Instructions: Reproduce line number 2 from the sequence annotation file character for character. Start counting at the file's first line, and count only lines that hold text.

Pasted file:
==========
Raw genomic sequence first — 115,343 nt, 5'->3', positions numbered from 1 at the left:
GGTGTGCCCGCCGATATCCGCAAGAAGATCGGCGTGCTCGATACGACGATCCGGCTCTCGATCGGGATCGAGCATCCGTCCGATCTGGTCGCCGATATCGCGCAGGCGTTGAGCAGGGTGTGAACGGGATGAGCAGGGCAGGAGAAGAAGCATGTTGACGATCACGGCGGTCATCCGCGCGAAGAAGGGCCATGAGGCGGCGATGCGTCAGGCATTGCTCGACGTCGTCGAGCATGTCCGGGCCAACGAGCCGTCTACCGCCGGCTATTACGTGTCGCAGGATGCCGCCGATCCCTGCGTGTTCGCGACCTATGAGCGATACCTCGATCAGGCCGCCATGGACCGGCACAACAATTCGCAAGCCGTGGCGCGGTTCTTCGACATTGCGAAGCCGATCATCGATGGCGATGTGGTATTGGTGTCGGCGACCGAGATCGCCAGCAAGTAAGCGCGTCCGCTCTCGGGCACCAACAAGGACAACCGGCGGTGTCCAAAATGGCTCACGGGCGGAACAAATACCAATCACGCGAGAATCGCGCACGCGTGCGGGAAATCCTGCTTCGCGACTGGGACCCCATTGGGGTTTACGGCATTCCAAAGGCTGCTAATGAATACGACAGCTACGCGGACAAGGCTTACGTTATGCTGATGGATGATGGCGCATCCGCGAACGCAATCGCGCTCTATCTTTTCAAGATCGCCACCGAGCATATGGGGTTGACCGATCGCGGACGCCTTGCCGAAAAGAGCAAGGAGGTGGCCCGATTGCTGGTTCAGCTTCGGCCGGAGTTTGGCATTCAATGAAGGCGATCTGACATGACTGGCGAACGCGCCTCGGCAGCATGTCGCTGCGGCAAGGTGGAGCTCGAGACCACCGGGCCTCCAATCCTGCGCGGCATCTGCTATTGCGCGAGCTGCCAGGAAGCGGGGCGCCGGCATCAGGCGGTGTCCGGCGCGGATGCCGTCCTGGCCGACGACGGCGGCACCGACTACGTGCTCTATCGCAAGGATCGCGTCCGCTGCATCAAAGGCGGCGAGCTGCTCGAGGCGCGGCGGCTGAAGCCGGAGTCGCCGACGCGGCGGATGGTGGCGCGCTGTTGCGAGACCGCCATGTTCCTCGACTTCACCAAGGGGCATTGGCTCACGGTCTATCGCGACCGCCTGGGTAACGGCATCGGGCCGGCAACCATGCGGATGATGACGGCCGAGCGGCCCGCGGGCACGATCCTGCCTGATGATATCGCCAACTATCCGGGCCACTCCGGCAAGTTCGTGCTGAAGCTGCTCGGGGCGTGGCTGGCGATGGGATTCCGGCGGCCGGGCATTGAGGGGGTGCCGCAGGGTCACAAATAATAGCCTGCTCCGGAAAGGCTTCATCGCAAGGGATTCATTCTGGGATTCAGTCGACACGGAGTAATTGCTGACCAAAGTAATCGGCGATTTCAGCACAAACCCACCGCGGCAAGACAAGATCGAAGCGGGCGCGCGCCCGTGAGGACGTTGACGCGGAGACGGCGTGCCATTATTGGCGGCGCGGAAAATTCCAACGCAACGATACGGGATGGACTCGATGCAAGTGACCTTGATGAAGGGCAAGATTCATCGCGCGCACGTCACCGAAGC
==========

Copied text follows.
GGTGTGCCCGCCGATATCCGCAAGAAGATCGGCGTGCTCGATACGACGATCCGGCTCTCGATCGGGATCGAGCATCCGTCCGATCTGGTCGCCGATATCGCGCAGGCGTTGAGCAGGGTGTGAACGGGATGAGCAGGGCAGGAGAAGAAGCATGTTGACGATCACGGCGGTCATCCGCGCGAAGAAGGGCCATGAGGCGGCGATGCGTCAGGCATTGCTCGACGTCGTCGAGCATGTCCGGGCCAACGAGCCGTCTACCGCCGGCTATTACGTGTCGCAGGATGCCGCCGATCCCTGCGTGTTCGCGACCTATGAGCGATACCTCGATCAGGCCGCCATGGACCGGCACAACAATTCGCAAGCCGTGGCGCGGTTCTTCGACATTGCGAAGCCGATCATCGATGGCGATGTGGTATTGGTGTCGGCGACCGAGATCGCCAGCAAGTAAGCGCGTCCGCTCTCGGGCACCAACAAGGACAACCGGCGGTGTCCAAAATGGCTCACGGGCGGAACAAATACCAATCACGCGAGAATCGCGCACGCGTGCGGGAAATCCTGCTTCGCGACTGGGACCCCATTGGGGTTTACGGCATTCCAAAGGCTGCTAATGAATACGACAGCTACGCGGACAAGGCTTACGTTATGCTGATGGATGATGGCGCATCCGCGAACGCAATCGCGCTCTATCTTTTCAAGATCGCCACCGAGCATATGGGGTTGACCGATCGCGGACGCCTTGCCGAAAAGAGCAAGGAGGTGGCCCGATTGCTGGTTCAGCTTCGGCCGGAGTTTGGCATTCAATGAAGGCGATCTGACATGACTGGCGAACGCGCCTCGGCAGCATGTCGCTGCGGCAAGGTGGAGCTCGAGACCACCGGGCCTCCAATCCTGCGCGGCATCTGCTATTGCGCGAGCTGCCAGGAAGCGGGGCGCCGGCATCAGGCGGTGTCCGGCGCGGATGCCGTCCTGGCCGACGACGGCGGCACCGACTACGTGCTCTATCGCAAGGATCGCGTCCGCTGCATCAAAGGCGGCGAGCTGCTCGAGGCGCGGCGGCTGAAGCCGGAGTCGCCGACGCGGCGGATGGTGGCGCGCTGTTGCGAGACCGCCATGTTCCTCGACTTCACCAAGGGGCATTGGCTCACGGTCTATCGCGACCGCCTGGGTAACGGCATCGGGCCGGCAACCATGCGGATGATGACGGCCGAGCGGCCCGCGGGCACGATCCTGCCTGATGATATCGCCAACTATCCGGGCCACTCCGGCAAGTTCGTGCTGAAGCTGCTCGGGGCGTGGCTGGCGATGGGATTCCGGCGGCCGGGCATTGAGGGGGTGCCGCAGGGTCACAAATAATAGCCTGCTCCGGAAAGGCTTCATCGCAAGGGATTCATTCTGGGATTCAGTCGACACGGAGTAATTGCTGACCAAAGTAATCGGCGATTTCAGCACAAACCCACCGCGGCAAGACAAGATCGAAGCGGGCGCGCGCCCGTGAGGACGTTGACGCGGAGACGGCGTGCCATTATTGGCGGCGCGGAAAATTCCAACGCAACGATACGGGATGGACTCGATGCAAGTGACCTTGATGAAGGGCAAGATTCATCGCGCGCACGTCACCGAAGC